Sub-hubs not all bad news

Edit: This situation has kicked on a fair bit since I wrote my Opinion piece (below). News Ltd backed off and decided to not move the subs desk from The Mercury in Hobart. The editor, Garry Bailey, ran a successful campaign to prevent his newspaper being subbed at a sub-hub in Melbourne. No problem with that. Whatever is best for the business. However, I am not taking down the Opinion piece because I stand by it, regardless of the outcome at The Mercury.

Below, Paul Wiggins makes on a comment about the social upheaval and effect on individuals at The Mercury. This, I totally understand. And in no way do I mean to make light of that. I’ve copped two redundancies in my time, so I understand why Paul would raise this. It is reasonable and right for him to do so – Thanks, Mark

Hundreds gathered at the Hobart Mercury in the last few days to protest a decision by News Ltd to move the subs’ desk of the newspaper to Melbourne.

No one likes to see anyone lose their job, especially in circumstances where it is not their fault.

But the protestors, plus a few politicians, believe the quality of their city paper will diminish when the sub-editing goes to the mainland.

Local federal MP Andrew Wilkie even suggested the Mercury would lose its editorial independence.

Both complaints display an ignorance of the editorial process that, actually, we as an industry should not be proud of. In an era where consumers want transparency from their favourite products and services, we fail that test miserably.

However, we know how to run newspapers.

The idea that local stories need local subs is misguided.

Historically, newspapers take good subs wherever they can be found, regardless of whether they know the spelling of the local mayor’s name (because – for some inexplicable reason – the reporter does not).

I recall back in the 80s how The Australian imported a crew of Kiwis because local talent was thin on the ground.

When I worked on The Sun and the Daily Mail in the UK, both newspapers were full of Aussie subs.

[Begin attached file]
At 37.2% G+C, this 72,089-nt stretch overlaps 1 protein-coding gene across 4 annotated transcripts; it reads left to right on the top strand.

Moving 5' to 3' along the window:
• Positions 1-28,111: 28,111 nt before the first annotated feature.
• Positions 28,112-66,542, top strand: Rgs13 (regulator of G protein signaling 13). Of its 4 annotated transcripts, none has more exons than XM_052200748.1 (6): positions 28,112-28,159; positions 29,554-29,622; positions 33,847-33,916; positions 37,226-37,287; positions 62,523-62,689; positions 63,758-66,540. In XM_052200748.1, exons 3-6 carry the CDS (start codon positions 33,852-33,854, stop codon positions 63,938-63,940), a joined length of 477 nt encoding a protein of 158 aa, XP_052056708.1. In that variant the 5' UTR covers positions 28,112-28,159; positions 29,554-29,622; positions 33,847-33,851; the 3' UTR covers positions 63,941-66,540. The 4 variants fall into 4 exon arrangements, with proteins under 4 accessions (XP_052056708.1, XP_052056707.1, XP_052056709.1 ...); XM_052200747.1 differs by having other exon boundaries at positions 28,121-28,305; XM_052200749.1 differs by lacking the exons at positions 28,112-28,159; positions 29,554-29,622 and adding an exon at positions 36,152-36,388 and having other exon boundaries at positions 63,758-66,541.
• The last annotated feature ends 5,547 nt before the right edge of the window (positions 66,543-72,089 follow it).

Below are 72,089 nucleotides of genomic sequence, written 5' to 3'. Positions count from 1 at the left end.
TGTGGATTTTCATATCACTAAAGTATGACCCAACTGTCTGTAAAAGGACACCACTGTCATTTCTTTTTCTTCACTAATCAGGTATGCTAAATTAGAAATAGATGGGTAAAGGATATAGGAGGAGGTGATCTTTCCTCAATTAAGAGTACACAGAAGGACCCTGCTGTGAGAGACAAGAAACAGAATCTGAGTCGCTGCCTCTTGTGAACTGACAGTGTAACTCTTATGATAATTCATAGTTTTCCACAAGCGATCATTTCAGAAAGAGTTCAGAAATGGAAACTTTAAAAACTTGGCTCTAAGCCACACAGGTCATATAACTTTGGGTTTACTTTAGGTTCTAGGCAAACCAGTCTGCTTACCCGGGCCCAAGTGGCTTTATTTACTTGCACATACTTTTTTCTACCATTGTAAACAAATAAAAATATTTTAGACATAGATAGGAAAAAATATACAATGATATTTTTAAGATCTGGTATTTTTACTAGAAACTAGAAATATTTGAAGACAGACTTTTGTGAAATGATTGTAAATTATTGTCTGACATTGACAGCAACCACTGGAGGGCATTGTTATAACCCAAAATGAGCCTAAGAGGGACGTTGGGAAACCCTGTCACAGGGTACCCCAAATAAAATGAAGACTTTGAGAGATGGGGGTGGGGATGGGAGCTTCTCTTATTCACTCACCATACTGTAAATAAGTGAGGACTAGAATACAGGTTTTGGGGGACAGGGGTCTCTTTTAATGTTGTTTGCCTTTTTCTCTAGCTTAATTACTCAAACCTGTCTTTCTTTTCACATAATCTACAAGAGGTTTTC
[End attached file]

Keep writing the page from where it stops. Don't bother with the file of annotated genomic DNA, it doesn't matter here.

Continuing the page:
We used to joke that The Sun’s chief sub had his phone number written on the wall of the arrival lounge at Heathrow because every day he’d get a caller who said: “ah, g’day mate, I’m from X, I’ve just arrived and I was wondering whether you had any shifts going”.

(One muppet once came in with his suitcase. But that’s another story!)

The first story I subbed on The Times was about the sex habits of Scottish sheep, written by the Edinburgh-based correspondent.

Admittedly, it’s 535km from Edinburgh to London, which is more as local than Melbourne to Hobart (609km) but no one on The Times seemed to think such distance a tyranny.

When on the Foreign Desk at the Daily Mail in the early 90s, the big story was a coup in Russia. Nothing ever happened on that story until about 10pm Moscow time. So Reuters used to have its copy edited by the day-shift in Hong Kong before it went on the wire.

If you had a question, or a request, you rang Hongkers, not the Ruskies. That worked fine.

More locally, the Singapore Straits Times has been subbed in Australia.

APN in New Zealand has a very successful hub at the Bay of Plenty.

During the Christchurch earthquake, if it wasn’t for the sub-hub concept, none of the newspapers would have come out.

Closer to home, the Courier-Mail pitched in for the Cairns Post when Cyclone Yasi crashed over the beach. And the Northern Territory News is subbed in Adelaide, and it’s still bizarre.

For a lot of local newspapers it is really hard to find experienced sub-editors.

This local-is-best argument just doesn’t stack up. I get the emotion in Hobart, but not the logic, the fear for accuracy or the threat to editorial autonomy.

Editor Garry Bailey will remain in charge because the IT systems allow him to see everything at every stage.

A key figure in the sub-hub movement at News Ltd is Campbell Reid, the Editorial Services Director.

He says the sub-hub concept will improve the quality – the art, even – of sub-editing.

Done properly, it is an art. Sub-editors can bring a newspaper – especially tabloids – to life.

The sub-hub’s true test is not its efficiency but its creativity in delighting and igniting the passion of readers.

Do that and you sell newspapers, regardless of where the headline was written.

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